Max sails his boat for many weeks, traveling for "almost over a year" until he arrives at the place where the wild things live. A wild thing watches Max's explorer boat touch ground, and Max isn't quite sure what to make of the beast.
As he reaches this new land, an entire group of wild things respond to his presence. They roar, gnash their teeth, roll their eyes, and display their claws. Eventually, Max shouts "BE STILL!" He then stares the wild things in the eyes without blinking. They grow quiet, raise their hands, call him "the most wild thing of all." When they make him their king, Max calls for the start of "the wild rumpus."
The next six pages are wordless and without margins. Images of Max and the wild things totally cover each page—all engaged in the wild rumpus. Max dances with wild things who look almost tall enough to touch the moon. He and the wild things swing from tree branches. Finally, he rides through the forest on the back of one of the wild things, raising his scepter like a king.
After this extended celebration of freedom and chaos the wild rumpus winds down. In another two-page image three wild things lounge against tree trunks, their eyes closing like they're starting to doze. Max sits on a stool in the doorway of a small tent, looking exhausted and subdued from his rebellion.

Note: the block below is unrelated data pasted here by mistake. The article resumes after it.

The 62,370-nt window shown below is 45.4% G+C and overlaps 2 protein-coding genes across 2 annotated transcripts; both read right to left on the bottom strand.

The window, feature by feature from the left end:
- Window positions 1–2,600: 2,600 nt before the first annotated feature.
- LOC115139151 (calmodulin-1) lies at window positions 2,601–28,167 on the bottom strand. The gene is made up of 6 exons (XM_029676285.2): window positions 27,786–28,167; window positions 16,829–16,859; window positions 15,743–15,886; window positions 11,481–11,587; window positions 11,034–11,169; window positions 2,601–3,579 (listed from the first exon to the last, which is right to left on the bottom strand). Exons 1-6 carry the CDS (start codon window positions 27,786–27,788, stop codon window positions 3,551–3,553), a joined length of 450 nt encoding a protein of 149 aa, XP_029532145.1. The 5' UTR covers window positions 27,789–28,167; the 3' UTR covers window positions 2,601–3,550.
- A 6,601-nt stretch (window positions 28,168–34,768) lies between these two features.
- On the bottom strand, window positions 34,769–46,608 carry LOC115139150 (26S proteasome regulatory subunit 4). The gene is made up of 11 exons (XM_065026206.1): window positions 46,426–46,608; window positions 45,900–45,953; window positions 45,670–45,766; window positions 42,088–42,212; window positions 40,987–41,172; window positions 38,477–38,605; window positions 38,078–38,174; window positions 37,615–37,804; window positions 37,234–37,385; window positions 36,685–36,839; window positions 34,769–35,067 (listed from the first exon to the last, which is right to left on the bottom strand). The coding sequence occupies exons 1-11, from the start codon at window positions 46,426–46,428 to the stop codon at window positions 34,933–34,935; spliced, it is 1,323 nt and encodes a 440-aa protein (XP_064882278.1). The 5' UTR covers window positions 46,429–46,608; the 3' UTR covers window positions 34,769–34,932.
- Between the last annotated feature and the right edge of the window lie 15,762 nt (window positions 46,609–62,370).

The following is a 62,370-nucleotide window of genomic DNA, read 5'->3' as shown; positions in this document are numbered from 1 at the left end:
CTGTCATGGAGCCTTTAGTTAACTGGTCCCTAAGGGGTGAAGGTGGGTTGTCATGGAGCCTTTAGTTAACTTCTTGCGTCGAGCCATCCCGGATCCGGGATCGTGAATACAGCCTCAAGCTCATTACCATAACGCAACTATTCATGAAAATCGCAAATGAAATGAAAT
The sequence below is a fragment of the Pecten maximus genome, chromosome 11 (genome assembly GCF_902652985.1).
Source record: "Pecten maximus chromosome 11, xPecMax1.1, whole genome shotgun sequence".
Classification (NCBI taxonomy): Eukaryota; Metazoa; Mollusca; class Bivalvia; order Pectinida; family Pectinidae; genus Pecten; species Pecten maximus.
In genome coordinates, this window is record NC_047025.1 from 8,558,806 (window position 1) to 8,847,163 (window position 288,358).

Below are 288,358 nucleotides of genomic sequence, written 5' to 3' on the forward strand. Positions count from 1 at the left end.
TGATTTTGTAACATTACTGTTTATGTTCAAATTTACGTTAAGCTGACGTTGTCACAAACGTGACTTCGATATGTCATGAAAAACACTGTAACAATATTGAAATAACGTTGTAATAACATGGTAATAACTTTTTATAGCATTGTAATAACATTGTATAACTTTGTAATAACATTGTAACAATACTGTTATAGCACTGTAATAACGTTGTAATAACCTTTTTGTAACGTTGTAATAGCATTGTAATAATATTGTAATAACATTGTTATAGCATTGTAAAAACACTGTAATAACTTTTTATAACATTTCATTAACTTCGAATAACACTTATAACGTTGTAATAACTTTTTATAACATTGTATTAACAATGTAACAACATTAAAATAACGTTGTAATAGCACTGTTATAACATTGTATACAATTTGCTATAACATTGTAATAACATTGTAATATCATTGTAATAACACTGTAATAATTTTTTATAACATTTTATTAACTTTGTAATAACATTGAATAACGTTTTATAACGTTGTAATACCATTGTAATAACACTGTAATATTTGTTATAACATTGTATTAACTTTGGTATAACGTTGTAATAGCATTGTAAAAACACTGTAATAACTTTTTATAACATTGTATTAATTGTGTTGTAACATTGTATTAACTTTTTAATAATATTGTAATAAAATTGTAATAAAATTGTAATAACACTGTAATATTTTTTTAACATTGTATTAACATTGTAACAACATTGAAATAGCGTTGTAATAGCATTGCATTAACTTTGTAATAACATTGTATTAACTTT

As Max and the wild things become fatigued, they also become verbal again. Max tells them to stop the wild rumpus, and like his mother, he sends them to bed without supper. Max is left alone, and he's lonely and homesick, like a runaway child.
From "far away across the world," Max then smells food cooking. He gives up his position as king of the wild things to return to "where someone loved him best of all." As he prepares to leave, a group of wild things gathers behind him. They raise their arms, perhaps reaching for him, perhaps waving to him. They cry out "Oh please don't go," and tell Max they love him so much they'll "eat [him] up."
Max refuses to stay. The wild things once again roar, gnash their teeth, roll their eyes, and display their claws. Max is undaunted and steps into his boat, waves goodbye, and sails away. It takes him "over a year," but he eventually makes it back home.